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Go, go, my lambs, untended homeward fare ;
My thoughts are all now due to other care.
Although well-pleased, ye tuneful Tuscan swains !
My mind the mem'ry of your worth retains,
Yet not your worth can teach me less to nourn
My Damon lost. —He too was Tuscan born,
Born in your Lucca, city of renown!
And wit possess'd, and genius, like your own.
O, how elate was I, when stretch'd beside
The murm'ring course of Arno's breezy tide,
Beneath the poplar grove I pass'd my bours,
Now cropping myrtles, and now vernal flow'rs,
And hearing, as I lay at ease along,
Your swains contending for the prize of song!
I also dared attempt (and, as it seems,
Not much displeas'd attempting) various themes,
For even I can presents boast from you,
The shepherd's

pipe, and ozier basket too,
And Dati and Francini, both have made
My name familiar to the beechen shade,
And they are learn'd, and each in ev'ry place
Renown'd for song, and both of Lydian race.

Go, go, my lambs, untended homeward fare ;
My thoughts are all now due to other care.
While bright the dewy grass with moonbeams shone,
And I stood hurdling in my kids alone,
How often have I said (but thou hadst found
Ere then thy dark cold lodgment under ground)
Now Damon sings, or springes sets for hares,
Or wicker-work for various use prepares !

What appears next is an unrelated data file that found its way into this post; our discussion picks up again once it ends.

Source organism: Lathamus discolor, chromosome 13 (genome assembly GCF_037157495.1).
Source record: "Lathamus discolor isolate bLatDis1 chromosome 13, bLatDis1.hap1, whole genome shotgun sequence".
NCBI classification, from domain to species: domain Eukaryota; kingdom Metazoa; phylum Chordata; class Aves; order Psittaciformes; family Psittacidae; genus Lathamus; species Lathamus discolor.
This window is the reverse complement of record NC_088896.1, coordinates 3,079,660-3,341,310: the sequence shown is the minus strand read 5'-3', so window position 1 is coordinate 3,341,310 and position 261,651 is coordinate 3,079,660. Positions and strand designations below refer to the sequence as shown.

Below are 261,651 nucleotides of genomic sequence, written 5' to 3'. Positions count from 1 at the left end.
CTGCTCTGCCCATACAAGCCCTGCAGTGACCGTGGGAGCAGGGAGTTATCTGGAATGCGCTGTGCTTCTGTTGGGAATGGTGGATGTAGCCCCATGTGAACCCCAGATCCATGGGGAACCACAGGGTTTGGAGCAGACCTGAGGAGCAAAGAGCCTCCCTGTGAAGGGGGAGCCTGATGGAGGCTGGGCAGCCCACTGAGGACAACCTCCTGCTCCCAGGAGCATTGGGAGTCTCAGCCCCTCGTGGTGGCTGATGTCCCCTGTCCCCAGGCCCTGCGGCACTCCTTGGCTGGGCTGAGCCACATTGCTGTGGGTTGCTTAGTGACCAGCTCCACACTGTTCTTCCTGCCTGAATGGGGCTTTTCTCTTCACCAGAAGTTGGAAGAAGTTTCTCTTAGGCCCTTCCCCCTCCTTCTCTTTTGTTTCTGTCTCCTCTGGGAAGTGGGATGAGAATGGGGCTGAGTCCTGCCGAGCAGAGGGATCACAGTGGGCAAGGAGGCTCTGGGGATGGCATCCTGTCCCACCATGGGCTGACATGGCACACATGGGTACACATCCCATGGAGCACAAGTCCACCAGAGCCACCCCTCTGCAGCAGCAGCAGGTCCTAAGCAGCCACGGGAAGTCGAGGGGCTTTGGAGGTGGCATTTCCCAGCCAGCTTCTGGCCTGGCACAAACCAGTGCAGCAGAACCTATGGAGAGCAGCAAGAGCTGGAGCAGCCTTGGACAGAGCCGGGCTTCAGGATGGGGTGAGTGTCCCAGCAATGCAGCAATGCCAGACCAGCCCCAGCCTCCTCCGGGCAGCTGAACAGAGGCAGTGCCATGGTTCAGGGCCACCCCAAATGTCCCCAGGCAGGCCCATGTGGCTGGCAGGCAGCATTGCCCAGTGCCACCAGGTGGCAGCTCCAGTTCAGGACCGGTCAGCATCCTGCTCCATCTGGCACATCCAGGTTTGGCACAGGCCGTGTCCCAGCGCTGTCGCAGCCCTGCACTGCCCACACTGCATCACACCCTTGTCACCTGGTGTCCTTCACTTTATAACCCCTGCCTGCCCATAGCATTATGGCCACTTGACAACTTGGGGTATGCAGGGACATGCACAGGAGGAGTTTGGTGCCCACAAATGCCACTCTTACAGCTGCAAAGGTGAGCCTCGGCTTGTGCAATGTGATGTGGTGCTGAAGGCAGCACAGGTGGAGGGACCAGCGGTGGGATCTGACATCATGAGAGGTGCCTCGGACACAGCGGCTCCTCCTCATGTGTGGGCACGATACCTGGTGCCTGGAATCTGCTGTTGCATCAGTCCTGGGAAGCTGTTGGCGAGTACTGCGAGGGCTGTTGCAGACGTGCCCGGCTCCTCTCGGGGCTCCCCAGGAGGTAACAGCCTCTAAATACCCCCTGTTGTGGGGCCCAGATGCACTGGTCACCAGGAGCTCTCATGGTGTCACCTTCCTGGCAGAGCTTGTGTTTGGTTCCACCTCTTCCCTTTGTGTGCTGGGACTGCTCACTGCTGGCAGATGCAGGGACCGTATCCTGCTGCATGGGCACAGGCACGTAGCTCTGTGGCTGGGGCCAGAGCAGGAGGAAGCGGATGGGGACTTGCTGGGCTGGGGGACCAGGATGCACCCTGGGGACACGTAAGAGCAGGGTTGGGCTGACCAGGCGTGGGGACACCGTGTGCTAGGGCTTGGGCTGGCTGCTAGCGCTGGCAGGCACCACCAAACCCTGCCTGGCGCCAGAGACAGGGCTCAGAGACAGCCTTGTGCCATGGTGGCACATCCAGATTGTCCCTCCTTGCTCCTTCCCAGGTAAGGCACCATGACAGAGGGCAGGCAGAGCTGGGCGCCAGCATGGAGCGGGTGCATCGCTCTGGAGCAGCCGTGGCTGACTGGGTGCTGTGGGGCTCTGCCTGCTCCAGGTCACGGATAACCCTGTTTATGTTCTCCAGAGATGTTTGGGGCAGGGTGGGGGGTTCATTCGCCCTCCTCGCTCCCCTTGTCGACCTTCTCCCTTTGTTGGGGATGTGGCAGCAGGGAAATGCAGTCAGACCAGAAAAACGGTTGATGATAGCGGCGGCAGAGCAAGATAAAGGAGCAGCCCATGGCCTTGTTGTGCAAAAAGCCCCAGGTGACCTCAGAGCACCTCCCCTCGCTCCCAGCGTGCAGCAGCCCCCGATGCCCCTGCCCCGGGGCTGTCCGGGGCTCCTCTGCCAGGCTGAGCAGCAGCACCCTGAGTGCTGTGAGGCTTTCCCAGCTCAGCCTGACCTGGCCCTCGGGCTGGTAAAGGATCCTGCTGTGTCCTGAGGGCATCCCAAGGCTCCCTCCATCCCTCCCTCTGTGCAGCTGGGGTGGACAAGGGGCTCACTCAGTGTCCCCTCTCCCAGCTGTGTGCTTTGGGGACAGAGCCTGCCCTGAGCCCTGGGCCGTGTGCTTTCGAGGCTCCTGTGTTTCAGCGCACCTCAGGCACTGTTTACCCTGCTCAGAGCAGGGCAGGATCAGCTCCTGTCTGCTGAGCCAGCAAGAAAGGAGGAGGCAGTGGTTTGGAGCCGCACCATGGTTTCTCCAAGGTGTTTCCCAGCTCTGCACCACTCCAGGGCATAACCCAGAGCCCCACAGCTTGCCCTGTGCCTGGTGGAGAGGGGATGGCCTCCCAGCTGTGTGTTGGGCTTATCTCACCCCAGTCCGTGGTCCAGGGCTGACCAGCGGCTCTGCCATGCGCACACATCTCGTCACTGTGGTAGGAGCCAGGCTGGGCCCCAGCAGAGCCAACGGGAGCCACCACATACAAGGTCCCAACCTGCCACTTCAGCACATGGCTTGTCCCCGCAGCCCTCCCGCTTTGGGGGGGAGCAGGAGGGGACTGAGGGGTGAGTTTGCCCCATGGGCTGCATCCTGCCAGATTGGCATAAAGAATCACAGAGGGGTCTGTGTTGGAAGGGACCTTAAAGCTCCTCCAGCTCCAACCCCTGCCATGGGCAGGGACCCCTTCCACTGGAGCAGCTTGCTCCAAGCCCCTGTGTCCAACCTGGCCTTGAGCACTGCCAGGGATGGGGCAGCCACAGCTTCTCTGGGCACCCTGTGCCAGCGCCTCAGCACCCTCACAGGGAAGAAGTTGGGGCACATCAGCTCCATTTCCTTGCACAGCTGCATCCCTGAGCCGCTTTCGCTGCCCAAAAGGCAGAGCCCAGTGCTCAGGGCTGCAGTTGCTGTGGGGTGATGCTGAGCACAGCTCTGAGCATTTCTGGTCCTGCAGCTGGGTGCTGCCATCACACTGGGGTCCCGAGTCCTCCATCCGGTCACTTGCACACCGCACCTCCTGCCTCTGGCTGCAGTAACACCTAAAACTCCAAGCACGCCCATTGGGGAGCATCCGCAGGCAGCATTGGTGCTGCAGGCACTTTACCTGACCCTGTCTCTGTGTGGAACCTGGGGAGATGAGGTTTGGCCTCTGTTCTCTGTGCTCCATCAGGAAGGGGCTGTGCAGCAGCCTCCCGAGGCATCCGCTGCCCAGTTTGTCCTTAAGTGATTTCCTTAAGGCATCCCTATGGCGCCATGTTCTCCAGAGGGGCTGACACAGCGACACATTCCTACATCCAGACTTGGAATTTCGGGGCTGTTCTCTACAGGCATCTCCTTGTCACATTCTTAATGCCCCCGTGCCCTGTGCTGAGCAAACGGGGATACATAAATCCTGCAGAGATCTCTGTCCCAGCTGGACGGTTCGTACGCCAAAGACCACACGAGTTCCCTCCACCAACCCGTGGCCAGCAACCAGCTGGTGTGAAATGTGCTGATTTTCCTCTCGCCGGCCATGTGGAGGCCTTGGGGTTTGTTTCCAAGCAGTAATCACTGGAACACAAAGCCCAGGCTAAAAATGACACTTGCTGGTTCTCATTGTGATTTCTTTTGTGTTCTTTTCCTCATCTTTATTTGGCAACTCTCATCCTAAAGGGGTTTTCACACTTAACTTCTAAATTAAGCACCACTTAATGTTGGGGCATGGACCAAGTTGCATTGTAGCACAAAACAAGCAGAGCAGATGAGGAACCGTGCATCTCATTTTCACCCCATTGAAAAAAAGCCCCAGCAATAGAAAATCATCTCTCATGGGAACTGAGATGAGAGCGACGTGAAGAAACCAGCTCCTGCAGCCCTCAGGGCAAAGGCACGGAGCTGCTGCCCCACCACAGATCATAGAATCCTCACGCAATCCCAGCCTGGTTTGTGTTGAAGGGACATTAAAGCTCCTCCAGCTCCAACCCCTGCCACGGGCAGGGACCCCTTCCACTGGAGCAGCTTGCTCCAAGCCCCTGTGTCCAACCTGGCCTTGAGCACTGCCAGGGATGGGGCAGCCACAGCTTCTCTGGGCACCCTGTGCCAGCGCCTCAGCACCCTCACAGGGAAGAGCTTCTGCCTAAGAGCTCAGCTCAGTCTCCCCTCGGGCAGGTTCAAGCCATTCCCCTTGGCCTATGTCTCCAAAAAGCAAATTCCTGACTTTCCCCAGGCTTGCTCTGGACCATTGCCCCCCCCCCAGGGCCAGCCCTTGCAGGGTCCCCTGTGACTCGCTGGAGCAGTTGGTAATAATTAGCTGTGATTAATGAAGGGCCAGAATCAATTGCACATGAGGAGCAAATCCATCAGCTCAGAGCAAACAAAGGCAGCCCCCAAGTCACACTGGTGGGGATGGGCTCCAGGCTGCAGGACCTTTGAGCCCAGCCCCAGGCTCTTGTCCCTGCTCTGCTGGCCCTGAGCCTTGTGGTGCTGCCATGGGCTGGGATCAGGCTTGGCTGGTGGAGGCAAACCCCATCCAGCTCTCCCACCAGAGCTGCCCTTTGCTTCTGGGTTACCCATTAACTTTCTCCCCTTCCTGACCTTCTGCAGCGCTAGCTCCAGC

How oft, indulging fancy, have I plann'd
New scenes of pleasure, that I hoped at hand,
Call’d thee abroad as I was wont, and cried
• What hoa ! my friend-come, lay thy task aside,
Haste, let us forth together, and beguile

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The heat beneath yon whisp'ring shades awhile,
Or on the margin stray of Colne's clear flood,
Or where Cassibelan's grey turrets stood !
There thou shalt cull me simples, and shalt teach
Thy friend the name and healing pow'rs of each,
From the tall blue-bell to the dwarfish weed,
What the dry land and what the marshes breed,
For all their kinds alike to thee are known,
And the whole art of Galen is thy own.'
Ah, perish Galen's art, and wither'd be
The useless herbs that gave not health to thee !
Twelve evenings since, as in poetic dream
I meditating sat some statelier theme,
The reeds no sooner touch'd my lip, though new,
And unessay'd before, than wide they flew,
Bursting their waxen bands, nor could sustain
The deep-toned music of the solemn strain ;
And I am vain perhaps, but I will tell
How proud a theme I choose-ye groves, farewell !

“Go, go, my lambs, untended homeward fare ;
My thoughts are all now due to other care,
of Brutus, Dardan chief, my song shall be,
How with his barks he plough'd the British sea,
First from Rutupia's tow'ring headland seen,
And of his consort's reign, fair Imogen ;
Of Brennus and Belinus, brothers bold,
And of Arviragus, and how of old
Our hardy sires th' Armorican controll’d,
And of the wife of Gorloïs, who, surpris'd
By Uther, in her husband's form disguis'd
(Such was the force of Merlin's art), became
Pregnant with Arthur of heroic faine.
These themes I now revolve—and oh-if Fate
Proportion to these themes my lengthen’d date,
Adieu my shepherd's reed-yon pine tree bough

Shall be thy future home, there dangle thou
Forgotten and disus'd, unless ere long
Thou change thy Latian for a British song ;
A British ?-even so—the pow'rs of man
Are bounded ; little is the most he can ;
And it shall well suffice me, and shall be
Fame, and proud recompense enough for me,
It Usa, golden-hair’d, my verse may learn,
If Alain, bending o'er his crystal urn,
Swift-whirling Abra, Trent's o'ershadow'd stream,
Thames, lovelier far than all in my esteem,
Tamar's ore-tinctur'd flood, and, after these,